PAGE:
3. Measuring group delay curve with spectral interferometry
To accurately measure the spectral phase of our new grism stretcher and validify our design, a method of scanning spectral interferometry (SI) is applied  to measure the group delay curve spanning more than 50 ps. The experimental apparatus of a Mach-Zehnder-type interferometer schematically sketched in Fig. 5 . The incoming beam from the hollow-core fiber is split into two by a beam splitter, of which one is directed into a scanning delay stage and the other passes through the grism stretcher. The two beams are then recombined at another beam splitter and sent to a spectrometer (Ocean Optics, USB4000 Fiber Optic Spectrometer). A half-wave plate is inserted in one beam and, combined with a polarizer after the second beam splitter, allows for fine-adjustment of the relative intensity between the two arms in order to achieve the optimal interference contrast.
The SI is a linear technique measuring the spectral phase difference between two light pulses, which, in our case, is the dispersion of the grism stretcher . Normally, a SI measurement requires only one interference spectrum at one relative delay, and a Fourier transform algorithm is used to retrieve the spectral phase from the interference fringes. The interference fringes must be resolved in the entire spectrum, and therefore the spectrometer resolution must be better than the inverse of the maximum group delay difference at any wavelength between the two arms. In our case of a grism stretcher, the group delay of the stretcher spans many tens of ps across the spectrum, and thus, no spectrometer can resolve all the fringes in the interferogram. However, because of the large group delay span, interference fringes will be well localized about the wavelength when the two pulses have the same group delay. Scanning the delay between the two pulses then provides the characterization of the entire group delay curve of the system. This results from the following derivation.
Assuming the stretcher imparts the transfer function, where is the spectral amplitude transmission and is the spectral phase that we want to characterize, an input pulse becomes after the grism stretcher, and the interferogram that we measure takes the formEq. (16) as
The local fringe spacing, being the inverse of the fringe frequency Eq. (17), is therefore widest at ω, where. Due to the limited resolution of the spectrometer, this is also the point where the visibility of the fringes is the best. Stepping away from this point, the fringe spacing narrows, and the visibility of the fringes quickly reduces to zero. By finding the wavelength at which the measured interference fringe packet is centered, one can determine the wavelength corresponding to a certain group delay (see Fig. 6 ). To measure the entire group delay curve of our grism stretcher system, spectral interference measurement was performed over the wavelength range from 660 nm to 900 nm while simultaneously scanning the delay. To retrieve the group delay curve from the raw data as shown in Fig. 6, the background (where no interference fringe exists) is first subtracted to yield the interference term. The background can be obtained by separately measuring the spectrum of the original seed pulse (by blocking the stretcher arm) and that of the pulse which passes through the stretcher (by blocking the original arm) (see Fig. 5). Then, the cosine factor in Eq. (16), convolved by the spectrometer resolution, can be obtained by dividing the interference term by the square root of the product of the individual-arm spectra. Finding the group delay at a certain wavelength amounts to locating the center of the interference fringes (the spectrometer-resolution-convolved cosine factor), which can be achieved by computing the center of mass of the processed data with respect to the delay time or the wavelength. The obtained absolute GD values are plotted against the simulated grism GD curve in Fig. 7 . The measured stretcher group delay finds itself in practically perfect agreement with the simulated group delay curve. The agreement at three different grism separations indicates that this device can perform according to simulation within the tuning range. As for the spectral amplitude function, Fig. 3 gives a measured profile and shows that spectral transfer function indeed covers our design spectral range. Combined with the amplitude measurement, the spectral transfer function of our grism stretcher is now completely characterized. This scanning version of the SI should find wide applications in many system producing similar large dispersions.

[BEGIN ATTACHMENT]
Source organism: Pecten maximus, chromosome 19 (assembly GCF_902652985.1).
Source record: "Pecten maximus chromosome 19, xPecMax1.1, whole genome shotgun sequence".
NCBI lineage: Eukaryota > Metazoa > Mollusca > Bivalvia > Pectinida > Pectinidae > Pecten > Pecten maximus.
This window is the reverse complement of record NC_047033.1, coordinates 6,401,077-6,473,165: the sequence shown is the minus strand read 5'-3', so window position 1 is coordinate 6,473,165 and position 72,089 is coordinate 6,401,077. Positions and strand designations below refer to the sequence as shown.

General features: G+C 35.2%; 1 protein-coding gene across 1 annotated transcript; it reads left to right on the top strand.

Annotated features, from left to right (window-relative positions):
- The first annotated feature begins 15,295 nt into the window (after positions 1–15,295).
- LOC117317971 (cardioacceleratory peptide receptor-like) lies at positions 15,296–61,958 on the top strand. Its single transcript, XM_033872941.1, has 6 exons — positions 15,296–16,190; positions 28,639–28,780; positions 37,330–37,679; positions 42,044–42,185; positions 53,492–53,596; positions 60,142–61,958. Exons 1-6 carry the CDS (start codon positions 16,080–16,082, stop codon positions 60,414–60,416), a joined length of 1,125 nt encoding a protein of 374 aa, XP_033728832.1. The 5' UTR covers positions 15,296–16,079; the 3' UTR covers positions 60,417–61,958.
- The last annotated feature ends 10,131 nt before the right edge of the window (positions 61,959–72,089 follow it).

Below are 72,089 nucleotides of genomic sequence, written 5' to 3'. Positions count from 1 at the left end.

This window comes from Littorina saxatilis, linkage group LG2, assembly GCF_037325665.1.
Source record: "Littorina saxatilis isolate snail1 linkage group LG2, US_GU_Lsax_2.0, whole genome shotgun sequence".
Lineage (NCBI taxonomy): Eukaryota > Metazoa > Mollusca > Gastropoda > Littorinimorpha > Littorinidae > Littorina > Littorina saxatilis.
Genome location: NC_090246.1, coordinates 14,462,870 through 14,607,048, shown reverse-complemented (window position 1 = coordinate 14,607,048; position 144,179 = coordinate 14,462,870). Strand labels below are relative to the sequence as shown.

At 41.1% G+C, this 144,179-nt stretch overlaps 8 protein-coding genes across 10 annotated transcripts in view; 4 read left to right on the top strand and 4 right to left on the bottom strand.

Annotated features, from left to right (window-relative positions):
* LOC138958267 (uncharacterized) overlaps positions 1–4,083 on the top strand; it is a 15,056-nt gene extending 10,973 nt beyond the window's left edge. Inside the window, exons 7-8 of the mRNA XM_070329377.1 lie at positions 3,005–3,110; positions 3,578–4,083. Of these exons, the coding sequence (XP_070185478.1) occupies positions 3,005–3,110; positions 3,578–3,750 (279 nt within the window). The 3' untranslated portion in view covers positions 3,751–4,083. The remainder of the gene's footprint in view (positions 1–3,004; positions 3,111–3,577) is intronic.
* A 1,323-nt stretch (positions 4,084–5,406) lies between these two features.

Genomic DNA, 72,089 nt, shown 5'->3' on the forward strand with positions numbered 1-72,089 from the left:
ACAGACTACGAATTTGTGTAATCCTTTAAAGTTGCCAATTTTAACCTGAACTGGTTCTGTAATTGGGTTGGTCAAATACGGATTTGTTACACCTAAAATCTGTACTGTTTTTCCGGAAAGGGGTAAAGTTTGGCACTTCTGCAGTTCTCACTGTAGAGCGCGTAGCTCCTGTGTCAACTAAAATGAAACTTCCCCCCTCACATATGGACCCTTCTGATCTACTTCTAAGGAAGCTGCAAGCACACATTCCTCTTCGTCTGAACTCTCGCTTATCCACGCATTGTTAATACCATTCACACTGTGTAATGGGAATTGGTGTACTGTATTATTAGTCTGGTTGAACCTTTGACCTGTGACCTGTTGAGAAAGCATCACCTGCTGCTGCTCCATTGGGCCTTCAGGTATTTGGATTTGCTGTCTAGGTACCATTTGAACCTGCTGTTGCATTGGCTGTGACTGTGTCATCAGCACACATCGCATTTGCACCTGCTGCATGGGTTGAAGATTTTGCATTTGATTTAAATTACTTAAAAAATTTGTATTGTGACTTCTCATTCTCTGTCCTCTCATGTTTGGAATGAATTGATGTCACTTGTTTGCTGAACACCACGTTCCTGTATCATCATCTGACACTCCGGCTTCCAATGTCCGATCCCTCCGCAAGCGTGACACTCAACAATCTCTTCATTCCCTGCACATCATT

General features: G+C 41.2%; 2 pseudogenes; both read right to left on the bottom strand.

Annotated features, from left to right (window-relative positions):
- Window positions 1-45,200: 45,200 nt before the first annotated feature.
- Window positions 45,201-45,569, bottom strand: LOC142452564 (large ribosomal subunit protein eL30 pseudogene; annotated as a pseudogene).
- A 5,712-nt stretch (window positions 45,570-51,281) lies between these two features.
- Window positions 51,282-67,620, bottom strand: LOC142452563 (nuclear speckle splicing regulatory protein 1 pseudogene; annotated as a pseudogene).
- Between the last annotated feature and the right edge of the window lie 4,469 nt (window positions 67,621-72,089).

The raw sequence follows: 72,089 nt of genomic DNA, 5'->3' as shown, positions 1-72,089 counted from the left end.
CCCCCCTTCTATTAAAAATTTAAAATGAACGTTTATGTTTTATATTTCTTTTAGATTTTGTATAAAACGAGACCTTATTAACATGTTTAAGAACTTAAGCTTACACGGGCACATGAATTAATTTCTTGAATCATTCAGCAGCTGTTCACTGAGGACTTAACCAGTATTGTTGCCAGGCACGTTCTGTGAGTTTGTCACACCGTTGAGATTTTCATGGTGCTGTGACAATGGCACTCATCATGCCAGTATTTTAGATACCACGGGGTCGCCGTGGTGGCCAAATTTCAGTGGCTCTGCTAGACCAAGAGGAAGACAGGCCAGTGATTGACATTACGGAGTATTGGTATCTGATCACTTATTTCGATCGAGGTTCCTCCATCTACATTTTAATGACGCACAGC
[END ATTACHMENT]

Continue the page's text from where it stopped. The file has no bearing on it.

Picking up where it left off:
In conclusion, we have analyzed, designed and demonstrated a near-octave spanning dispersion control system, involving a new reflection grism pair stretcher, bulk glass compressor and a Dazzler, with the grism stretcher optimally compensating the large material dispersion of the compressor materials and the latter efficiently compensates the residual spectral phase. All combined, they offer optimal delay control over the spectral range of 580 – 1020 nm. Its first implementation in a noncollinear OPCPA system, pumped for example by the different colors , is expected to produce gain-bandwidth-limited high-power sub-two-cycle pulses. Thinner BBO crystals can further broaden the amplification bandwidth; a Dazzler with a longer TeO2 crystal and a larger transducer bandwidth can broaden the controllable spectral range even further. This new device will allow for exploration of high-field interactions in novel parameter realm.
We gratefully acknowledge assistance from A. Buck. R. T. made the ray-tracing simulations and proposed the theoretical design. This work is supported by DFG-Project Transregio TR18, by the Association EURATOM—Max-Planck-Institut fuer Plasmaphysik, by The Munich Centre for Advanced Photonics (MAP) and by the Laserlab-Europe.